Truly outstanding plants are selected far enough in advance of promotion to allow growers time to produce sufficient plants to meet anticipated increases in demand. This may be as short as one year for easily propagated annuals or fast growing perennials, but can be several years for some woody plants. Growers are briefed on recommended production practices when research indicates that these differ from standard production regimes. Retailers in the promotion areas are notified at least six months in advance to permit time for order placement with wholesalers and to determine if sales training is needed. At four to five months prior to the promotion period, employee training seminars are conducted and point-of-sale publications and promotional items are prepared.

Coordinated and aggressive media campaigns are mounted for each plant that is promoted including television, radio, and print media. Mass media promotions are typically begun a week before the anticipated sales period begins and are continued throughout the sales campaign. For some plants the media campaigns will begin earlier in the season in one region of the state versus another region due to weather conditions. Promotions are timed to hit the ideal planting times for the plants.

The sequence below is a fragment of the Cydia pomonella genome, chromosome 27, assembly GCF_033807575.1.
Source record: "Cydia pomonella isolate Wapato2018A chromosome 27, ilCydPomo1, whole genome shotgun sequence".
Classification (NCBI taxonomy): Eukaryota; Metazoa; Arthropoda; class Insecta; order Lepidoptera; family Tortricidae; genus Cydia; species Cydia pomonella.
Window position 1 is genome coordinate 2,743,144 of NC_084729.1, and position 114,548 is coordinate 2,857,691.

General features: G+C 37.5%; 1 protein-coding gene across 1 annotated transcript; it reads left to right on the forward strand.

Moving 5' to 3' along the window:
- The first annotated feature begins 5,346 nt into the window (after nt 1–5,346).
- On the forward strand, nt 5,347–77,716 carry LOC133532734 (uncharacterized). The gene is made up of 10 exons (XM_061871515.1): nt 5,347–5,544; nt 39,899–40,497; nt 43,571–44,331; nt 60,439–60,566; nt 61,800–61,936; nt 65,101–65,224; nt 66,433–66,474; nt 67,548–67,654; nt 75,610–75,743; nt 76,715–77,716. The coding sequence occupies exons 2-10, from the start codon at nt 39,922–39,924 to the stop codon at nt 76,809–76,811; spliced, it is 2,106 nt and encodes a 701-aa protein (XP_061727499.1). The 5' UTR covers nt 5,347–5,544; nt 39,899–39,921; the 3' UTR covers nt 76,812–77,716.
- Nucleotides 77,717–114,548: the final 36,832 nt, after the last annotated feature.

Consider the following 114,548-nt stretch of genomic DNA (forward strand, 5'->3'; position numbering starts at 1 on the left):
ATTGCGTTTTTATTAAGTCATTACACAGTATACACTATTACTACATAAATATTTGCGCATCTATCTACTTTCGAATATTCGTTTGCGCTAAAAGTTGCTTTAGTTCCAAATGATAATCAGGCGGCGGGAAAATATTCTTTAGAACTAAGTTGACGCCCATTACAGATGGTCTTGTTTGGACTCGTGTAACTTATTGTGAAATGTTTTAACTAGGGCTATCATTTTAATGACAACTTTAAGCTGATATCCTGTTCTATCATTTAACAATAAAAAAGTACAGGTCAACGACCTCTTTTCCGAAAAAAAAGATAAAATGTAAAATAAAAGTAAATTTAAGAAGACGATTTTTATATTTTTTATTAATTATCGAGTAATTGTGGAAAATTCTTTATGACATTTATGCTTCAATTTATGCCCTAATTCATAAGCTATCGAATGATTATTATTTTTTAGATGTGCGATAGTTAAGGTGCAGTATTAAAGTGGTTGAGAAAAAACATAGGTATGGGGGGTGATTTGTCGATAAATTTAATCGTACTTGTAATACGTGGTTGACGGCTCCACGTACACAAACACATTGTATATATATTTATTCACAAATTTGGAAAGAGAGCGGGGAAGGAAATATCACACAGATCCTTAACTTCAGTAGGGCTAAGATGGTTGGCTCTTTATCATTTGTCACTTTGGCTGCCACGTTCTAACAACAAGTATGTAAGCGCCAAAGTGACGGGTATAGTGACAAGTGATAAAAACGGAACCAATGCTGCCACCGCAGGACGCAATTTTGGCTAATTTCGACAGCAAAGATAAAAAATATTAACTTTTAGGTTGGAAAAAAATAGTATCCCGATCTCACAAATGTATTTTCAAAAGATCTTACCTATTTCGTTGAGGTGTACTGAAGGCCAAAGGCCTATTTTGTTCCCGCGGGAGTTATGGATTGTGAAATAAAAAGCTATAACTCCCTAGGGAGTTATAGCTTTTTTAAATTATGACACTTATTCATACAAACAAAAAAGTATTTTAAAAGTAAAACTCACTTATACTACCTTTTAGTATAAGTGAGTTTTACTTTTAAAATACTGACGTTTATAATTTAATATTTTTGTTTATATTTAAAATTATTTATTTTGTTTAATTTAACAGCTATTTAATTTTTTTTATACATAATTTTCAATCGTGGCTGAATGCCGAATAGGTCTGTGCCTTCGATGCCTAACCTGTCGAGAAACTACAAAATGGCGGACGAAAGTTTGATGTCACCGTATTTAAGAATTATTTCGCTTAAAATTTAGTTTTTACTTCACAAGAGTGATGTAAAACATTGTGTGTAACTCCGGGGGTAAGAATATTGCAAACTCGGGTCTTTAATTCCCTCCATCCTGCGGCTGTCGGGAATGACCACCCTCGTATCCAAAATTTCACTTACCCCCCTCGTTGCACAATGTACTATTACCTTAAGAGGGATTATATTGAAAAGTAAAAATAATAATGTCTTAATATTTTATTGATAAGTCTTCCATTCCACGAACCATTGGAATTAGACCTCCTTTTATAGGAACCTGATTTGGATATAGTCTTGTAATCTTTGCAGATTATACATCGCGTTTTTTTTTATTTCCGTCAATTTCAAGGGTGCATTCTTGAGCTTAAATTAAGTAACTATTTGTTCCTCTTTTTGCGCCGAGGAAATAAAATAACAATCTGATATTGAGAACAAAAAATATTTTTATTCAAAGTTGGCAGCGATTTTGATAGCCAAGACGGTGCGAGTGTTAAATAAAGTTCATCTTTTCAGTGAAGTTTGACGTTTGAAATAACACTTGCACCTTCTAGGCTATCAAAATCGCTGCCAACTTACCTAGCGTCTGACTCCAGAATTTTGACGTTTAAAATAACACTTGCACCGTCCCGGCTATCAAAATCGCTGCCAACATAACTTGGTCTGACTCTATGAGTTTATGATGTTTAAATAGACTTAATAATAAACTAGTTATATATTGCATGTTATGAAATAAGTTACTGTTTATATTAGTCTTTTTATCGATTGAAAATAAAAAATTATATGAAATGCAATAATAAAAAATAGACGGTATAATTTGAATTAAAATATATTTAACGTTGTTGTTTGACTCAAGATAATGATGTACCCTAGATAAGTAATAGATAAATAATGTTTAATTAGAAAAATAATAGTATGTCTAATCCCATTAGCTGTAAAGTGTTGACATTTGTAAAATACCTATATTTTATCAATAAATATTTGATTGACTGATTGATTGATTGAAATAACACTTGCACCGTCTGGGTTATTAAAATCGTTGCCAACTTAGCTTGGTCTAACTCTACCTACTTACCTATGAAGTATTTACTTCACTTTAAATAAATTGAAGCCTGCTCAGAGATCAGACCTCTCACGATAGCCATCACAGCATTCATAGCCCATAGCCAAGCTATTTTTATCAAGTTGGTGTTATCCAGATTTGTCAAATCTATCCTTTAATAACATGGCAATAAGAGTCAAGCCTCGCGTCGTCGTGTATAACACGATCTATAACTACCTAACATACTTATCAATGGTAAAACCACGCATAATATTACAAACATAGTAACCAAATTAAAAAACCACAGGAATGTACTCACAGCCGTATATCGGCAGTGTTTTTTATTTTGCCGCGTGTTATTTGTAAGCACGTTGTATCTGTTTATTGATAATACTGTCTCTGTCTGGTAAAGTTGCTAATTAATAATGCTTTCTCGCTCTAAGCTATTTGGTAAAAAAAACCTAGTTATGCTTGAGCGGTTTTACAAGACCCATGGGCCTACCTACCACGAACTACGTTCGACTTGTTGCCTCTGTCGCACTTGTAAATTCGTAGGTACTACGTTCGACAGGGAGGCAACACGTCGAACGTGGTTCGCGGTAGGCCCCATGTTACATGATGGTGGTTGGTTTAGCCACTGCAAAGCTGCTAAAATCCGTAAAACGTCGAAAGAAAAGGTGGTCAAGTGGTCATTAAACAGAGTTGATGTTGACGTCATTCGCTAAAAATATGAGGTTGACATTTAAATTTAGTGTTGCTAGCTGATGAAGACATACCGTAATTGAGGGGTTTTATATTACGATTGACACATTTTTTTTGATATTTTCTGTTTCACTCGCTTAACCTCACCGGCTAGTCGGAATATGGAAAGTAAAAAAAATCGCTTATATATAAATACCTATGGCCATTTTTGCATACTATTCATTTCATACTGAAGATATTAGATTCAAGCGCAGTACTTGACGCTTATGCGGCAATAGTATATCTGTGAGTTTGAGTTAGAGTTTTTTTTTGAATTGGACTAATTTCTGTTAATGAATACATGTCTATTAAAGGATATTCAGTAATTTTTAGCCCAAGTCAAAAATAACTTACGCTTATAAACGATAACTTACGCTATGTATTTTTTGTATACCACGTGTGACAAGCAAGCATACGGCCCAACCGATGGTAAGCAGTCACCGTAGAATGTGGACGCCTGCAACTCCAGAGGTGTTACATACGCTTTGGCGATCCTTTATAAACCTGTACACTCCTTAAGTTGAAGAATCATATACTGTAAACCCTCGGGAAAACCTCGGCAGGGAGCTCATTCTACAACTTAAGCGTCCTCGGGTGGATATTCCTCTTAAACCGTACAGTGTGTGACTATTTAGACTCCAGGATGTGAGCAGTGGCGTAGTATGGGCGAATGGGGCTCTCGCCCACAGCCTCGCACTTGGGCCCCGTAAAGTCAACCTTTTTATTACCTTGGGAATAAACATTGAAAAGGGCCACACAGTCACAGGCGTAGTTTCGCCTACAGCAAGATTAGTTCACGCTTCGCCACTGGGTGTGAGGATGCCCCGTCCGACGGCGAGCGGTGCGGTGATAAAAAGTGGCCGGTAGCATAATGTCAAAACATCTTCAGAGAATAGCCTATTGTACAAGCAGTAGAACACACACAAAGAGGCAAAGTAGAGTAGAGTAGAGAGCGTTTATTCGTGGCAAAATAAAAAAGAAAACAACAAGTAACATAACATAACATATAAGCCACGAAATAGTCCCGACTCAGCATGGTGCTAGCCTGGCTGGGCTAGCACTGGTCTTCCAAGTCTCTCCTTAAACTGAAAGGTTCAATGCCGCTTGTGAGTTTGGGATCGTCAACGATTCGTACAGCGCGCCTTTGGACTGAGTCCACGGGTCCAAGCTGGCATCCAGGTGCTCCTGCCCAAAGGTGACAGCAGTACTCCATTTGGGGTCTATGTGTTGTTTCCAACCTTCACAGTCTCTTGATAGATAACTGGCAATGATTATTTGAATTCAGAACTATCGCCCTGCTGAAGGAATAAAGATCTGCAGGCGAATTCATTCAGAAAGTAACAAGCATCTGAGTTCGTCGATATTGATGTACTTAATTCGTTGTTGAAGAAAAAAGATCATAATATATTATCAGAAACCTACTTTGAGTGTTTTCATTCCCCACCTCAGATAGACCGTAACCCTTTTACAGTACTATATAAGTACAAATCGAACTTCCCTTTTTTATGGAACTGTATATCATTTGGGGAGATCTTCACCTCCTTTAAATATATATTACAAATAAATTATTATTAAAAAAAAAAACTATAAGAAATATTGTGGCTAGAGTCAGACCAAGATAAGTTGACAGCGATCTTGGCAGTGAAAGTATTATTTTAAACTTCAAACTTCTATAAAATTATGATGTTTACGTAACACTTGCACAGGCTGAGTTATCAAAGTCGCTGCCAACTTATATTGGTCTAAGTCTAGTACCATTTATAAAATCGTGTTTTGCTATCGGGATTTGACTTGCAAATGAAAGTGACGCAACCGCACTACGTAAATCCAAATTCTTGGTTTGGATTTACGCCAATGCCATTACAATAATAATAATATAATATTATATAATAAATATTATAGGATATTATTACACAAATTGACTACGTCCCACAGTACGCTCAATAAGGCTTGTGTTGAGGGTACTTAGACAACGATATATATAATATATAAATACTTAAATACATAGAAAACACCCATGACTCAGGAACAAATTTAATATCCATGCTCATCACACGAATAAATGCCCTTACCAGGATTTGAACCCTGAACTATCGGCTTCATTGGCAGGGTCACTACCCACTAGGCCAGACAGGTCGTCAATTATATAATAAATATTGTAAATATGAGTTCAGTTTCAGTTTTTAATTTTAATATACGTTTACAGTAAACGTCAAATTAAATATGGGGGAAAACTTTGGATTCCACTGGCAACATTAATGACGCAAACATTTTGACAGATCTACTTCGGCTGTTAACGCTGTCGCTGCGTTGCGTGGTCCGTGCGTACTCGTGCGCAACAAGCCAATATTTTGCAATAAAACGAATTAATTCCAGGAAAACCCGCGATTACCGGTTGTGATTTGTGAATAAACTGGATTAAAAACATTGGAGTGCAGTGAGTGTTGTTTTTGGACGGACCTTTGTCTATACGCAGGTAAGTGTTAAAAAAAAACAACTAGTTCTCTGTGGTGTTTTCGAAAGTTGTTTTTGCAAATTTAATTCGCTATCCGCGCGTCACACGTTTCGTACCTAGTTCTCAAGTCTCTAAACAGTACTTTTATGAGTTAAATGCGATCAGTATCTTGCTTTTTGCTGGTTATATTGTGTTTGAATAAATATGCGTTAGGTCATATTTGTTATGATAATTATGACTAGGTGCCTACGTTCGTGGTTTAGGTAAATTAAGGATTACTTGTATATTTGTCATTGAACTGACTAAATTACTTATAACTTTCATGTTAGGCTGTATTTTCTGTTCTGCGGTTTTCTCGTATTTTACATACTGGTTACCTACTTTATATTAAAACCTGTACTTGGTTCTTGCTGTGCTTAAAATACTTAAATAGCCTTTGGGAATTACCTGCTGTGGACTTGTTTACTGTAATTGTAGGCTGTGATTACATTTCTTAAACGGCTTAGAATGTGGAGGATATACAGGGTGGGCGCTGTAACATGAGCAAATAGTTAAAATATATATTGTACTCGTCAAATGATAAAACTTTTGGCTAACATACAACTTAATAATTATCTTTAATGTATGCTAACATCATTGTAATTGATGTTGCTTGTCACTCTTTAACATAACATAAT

The process is not completed until an assessment of the impact or success of a campaign is measured. Typically this is done by comparing pre-promotion sales with sales during the promotion. Post-promotion sales may also be measured for periods extending several years after the initial selection as a CEMAP promotion (see subsequent discussion of designation as a Texas SuperstarTM).

Some changes occur periodically in participating sites, but CEMAP cooperators from Texas A&M University include Dr. Steven George (Dallas), Dr. Timothy Davis (Dallas), Dr. Jerry Parsons (San Antonio), Dr. Wayne Mackay (El Paso/Dallas), Dr. Don Wilkerson (College Station), Dr. Michael Arnold (College Station), Dr. Larry Stein (Uvalde), Dr. Don Wilkerson (College Station), Dr. Nancy Roe (Stephenville), and Dr. Brent Pemberton (Overton) and several Texas Agricultural Extension Service County Horticulturists. Key cooperators outside of TAMU include Mr. Gregg Grant (Nacogdoches), Dr. David Creech (Nacogdoches), Mr. Pete Peterson (Peterson’s Greenhouses), the late Mr. John Fanick (Fanick’s Nursery), Verstuyft Brothers Farms, Mr. John Peters (Fort Worth), and other industry locations.